Saturday, May 26th, 1855. Started tolerably early; crossed the creek; travelled about ten miles up a sandy kanyon; very warm & hard on the animals. Stopped about 3 p.m. at some feed about half way across - 27 miles. No water. Started again and travelled to <the> summit, road level – then down hill about 16 miles & came to the Los Vegas where we found a detachment of about 60 <men> under Lieut. Mowry, camped; they are on their way to Cal[ifornia]. Passed up to the upper crossing – 4 miles – and camped, about break of day, making about 60 miles from where we started.
Sunday, May 27, 1855. Laid by to-day. There was a company of men camped by us who were en route for the valley with 15 wagons and a carriage loaded with goods for Alexander & Banning of San Pedro. They have been on the road since the 24th ult. I think from all appearances it will prove a losing speculation.
Monday, May 28th, 1855. After breakfast started; road tolerably good; passed the <first> Cottonwood Springs, 10 miles and camped two miles beyond on the upper springs. Rather dangerous in consequence of the Indians.
Tuesday, May 29, 1855. Started at daylight and traveled over very rough, rocky road about 9 miles to the Mountain Springs, where we breakfasted and stopped until noon; we then started for the Kingston Springs. Road tolerably rocky the first part of the way but descending; we stopped at 11 p.m. for two hours, on a little grass[.] We were all very weary.
Wednesday, May 30, 1855. Started at the expiration of the two hours; the moon shone with brilliancy. Crossed over the divide to the head of
the <a> dry creek down which we traveled about 12 miles and camped at a short distance from the feed; water two miles distance, at the springs, to which place we had to take our animals. A man by the name of Thompson had been murdered by the Indians close to the springs, a short time previous. His body was found by Alexander & Banning’s train and had been by them covered with a slight coating of dirt. He had started to go through alone. We kept strict guard here. Bro. Wilkie was bitten by a scorpion while on guard in the night. Bro. Rich laid hands on him and he experienced instantaneous relief.
Thursday, May 31, 1855. We started early and stopped at the springs, without unharnessing, and eat breakfast. From the camp ground to the springs it was a little up hill and rather hard pulling. After leaving the springs we travelled down a kind of kanyon in what seemed to be the dry bed of a creek; heavy road, being a gravelly sand; we were favored in having it down hill; it lasted from two to three miles. We then passed on to hard, rocky road, <which lasted> with little exception, for about eighteen miles or over, when we struck the old road. Before striking the old road, however, one of my wagon tire[s] ran off, which took us some little time to fix; Bros Rich & Fairbanks gave me their assistance. While we were engaged in fixing this, Bro. Alfred Bennet, one of our company, concluded to leave his wagon here and some of his things and pack the remainder of the way, in order to save his animals, one of whom was about give out. Travelling on we came to the point of a mountain jutting out towards the road, said to be about eighteen miles from the Bitter Springs, where we stopped and rested about an hour without unharnessing. When we stopped here we were about give out, both men and animals; the heat had been so intense that all had suffered in consequence; the very air seemed almost suffocating; the rocks, surrounding mountains and the sand reflected the heat with such intensity that if the air had been blown from heated ovens it seemed as if it could not <have> been more oppressive. The men belonging to the other wagon, which they had left, drank up all their water before noon, and I was convinced in my own mind that, unless we were very sparing indeed with what Bro. Rich and myself had, we must suffer as the water was yet a long distance off and we, as well as our animals, were tired. These were Bro. Rich’s feelings also, and he accordingly rationed out what he had, which was only sufficient to satisfy for the time being; it was drank greedily as all were excessively thirsty. The water in our keg was afterwards distributed, my share of which I saved, for I did not wish to be entirely without. When we started in the morning I felt feverish, having been unwell for several days, this with the fatigue of walking which had caused me to perspire <considerably,>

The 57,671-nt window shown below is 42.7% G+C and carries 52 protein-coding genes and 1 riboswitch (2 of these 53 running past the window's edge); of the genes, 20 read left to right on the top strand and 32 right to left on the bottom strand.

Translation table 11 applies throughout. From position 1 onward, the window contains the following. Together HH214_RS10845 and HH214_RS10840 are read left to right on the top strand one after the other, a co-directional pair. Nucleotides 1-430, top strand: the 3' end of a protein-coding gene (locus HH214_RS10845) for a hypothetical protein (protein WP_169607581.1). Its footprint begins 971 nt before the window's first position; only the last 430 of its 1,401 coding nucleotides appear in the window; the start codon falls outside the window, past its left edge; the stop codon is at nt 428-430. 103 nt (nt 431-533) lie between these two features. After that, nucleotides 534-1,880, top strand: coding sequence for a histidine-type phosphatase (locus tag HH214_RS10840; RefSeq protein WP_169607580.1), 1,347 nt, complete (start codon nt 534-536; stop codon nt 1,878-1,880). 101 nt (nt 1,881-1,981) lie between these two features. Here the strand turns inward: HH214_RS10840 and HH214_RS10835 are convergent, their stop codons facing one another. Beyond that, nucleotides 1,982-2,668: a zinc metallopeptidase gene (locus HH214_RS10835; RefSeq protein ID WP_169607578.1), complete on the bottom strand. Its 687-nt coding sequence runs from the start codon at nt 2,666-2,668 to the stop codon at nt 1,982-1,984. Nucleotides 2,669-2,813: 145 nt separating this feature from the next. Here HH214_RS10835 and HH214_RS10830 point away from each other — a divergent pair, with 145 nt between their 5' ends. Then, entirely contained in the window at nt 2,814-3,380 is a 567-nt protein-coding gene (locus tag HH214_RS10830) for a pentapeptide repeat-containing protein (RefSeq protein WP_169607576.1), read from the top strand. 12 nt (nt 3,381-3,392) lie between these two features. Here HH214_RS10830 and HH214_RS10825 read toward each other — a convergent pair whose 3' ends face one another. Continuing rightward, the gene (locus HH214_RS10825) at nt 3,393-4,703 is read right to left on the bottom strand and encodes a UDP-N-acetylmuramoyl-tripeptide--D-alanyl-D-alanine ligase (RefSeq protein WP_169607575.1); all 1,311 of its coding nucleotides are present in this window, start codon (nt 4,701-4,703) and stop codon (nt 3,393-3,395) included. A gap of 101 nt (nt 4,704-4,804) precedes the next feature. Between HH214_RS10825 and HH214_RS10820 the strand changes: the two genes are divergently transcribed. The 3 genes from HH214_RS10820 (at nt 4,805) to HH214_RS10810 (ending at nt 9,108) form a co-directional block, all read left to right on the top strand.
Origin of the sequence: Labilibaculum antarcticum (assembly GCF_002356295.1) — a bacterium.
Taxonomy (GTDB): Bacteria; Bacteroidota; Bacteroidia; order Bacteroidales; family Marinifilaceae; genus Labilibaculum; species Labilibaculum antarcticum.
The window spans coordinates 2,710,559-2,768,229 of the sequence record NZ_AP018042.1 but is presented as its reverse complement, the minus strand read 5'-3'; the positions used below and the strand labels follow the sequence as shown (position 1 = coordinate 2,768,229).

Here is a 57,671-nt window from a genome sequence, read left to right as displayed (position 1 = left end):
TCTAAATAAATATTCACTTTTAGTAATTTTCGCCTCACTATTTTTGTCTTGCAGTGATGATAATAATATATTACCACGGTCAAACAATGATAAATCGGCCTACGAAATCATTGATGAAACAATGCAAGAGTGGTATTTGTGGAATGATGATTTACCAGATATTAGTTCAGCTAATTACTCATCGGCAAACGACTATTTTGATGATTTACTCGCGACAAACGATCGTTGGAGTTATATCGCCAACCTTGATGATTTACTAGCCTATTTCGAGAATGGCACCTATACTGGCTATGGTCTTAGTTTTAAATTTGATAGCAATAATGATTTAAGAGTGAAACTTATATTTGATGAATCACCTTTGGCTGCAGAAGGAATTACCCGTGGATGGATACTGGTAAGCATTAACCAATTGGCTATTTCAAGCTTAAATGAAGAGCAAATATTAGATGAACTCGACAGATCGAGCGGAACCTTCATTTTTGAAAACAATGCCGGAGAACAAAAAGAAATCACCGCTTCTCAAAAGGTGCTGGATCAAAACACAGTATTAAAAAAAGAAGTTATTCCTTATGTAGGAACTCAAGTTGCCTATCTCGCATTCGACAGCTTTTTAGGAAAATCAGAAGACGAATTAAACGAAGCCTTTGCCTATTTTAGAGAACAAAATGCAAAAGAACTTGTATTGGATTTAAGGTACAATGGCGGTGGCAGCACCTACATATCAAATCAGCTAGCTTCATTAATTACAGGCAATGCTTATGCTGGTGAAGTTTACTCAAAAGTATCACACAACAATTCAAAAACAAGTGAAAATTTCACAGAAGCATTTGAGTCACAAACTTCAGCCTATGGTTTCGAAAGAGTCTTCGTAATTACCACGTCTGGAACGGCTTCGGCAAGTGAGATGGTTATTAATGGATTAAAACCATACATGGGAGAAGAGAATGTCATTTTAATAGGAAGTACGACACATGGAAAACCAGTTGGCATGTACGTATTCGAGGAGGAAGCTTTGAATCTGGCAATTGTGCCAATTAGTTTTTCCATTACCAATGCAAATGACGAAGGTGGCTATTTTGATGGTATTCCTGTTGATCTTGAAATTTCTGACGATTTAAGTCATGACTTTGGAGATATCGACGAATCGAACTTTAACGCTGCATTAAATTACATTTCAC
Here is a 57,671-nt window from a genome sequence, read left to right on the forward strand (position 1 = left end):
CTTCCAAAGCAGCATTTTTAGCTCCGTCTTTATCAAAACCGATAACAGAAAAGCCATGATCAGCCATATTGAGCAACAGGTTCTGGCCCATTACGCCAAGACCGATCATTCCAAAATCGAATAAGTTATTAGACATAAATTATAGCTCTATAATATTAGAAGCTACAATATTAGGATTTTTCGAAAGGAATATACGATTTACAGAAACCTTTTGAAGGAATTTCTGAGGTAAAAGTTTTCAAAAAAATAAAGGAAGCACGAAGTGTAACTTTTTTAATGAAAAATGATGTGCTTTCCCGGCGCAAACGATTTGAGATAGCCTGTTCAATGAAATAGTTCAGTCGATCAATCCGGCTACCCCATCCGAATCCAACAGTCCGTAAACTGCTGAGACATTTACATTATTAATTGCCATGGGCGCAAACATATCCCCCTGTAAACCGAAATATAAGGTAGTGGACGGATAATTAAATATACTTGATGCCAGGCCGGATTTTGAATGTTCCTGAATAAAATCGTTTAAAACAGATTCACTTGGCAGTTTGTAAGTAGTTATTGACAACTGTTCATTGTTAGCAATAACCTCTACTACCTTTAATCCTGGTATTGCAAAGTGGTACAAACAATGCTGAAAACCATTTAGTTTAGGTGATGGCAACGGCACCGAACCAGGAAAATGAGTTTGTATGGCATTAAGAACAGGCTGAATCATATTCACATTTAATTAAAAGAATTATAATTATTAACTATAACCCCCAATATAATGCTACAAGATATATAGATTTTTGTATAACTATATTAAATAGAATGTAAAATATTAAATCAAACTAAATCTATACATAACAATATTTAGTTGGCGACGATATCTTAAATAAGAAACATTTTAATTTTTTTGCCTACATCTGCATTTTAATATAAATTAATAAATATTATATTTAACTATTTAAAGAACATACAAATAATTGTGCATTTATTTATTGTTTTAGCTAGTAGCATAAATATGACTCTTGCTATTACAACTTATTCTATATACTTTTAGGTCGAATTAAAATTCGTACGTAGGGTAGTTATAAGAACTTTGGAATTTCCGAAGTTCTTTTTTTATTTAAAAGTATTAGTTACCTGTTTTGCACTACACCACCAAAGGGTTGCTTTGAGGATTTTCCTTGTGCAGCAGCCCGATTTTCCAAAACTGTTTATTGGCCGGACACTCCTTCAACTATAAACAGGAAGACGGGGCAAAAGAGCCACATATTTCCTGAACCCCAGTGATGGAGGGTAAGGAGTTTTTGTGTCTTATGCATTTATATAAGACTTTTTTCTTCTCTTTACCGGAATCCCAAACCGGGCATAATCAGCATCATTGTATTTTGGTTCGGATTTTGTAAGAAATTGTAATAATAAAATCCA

freely made me drink more freely than is customary with me, especially in starting on a desert, and in the after part of the day I needed it more than I would have done had I used it more sparingly; we had made no calculations whatever on any body else using out of our supply but ourselves. The majority of the men, <after the water was used up,> went ahead, and we toiled slowly along with the teams over several miles of rocky road and thro’ a kanyon which was quite gravelly and all of which was a little up hill. Our animals were all very weak and one of mine – a mule Bro. Bull & myself had bought of the church thro’ Bro. D. H. Wells and which had been of but little account for some time back – gave out, and instead of him being an assistance to the others he was a drawback. When we stopped, which we did every little while to let the mules rest a little, I would throw myself at full length on the ground, feeling, in consequence of fatigue and being unwell, almost exhausted; my tongue was dry and parched, and it felt as though it was as large as my hand, and if it I had not saved my allowance of water, with which I kept moistening my mouth at intervals, it seems to me it would have cracked. Our sufferings were intense, and from what I saw, I judged that my sufferings were not near as excruciating as some of the others. Elizabeth appeared to suffer less than any one of the company for which I felt thankful. There were several young men along who had never crossed a desert before and who had never known the want of water, who, by their remarks, amused us extremely; they thought if they were only back in Payson along side of the creek, with their present experience, they would never leave there unless they were sent off. After ascending the kanyon we came up on to the table land, where the road was good and over which we travelled easily; we called it seven or eight miles from the head of the kanyon <to> the Bitter Springs, which place we reached a short time before day break. Men and animals drank immoderately – my feelings were and all felt that the Lord had preserved and delivered us.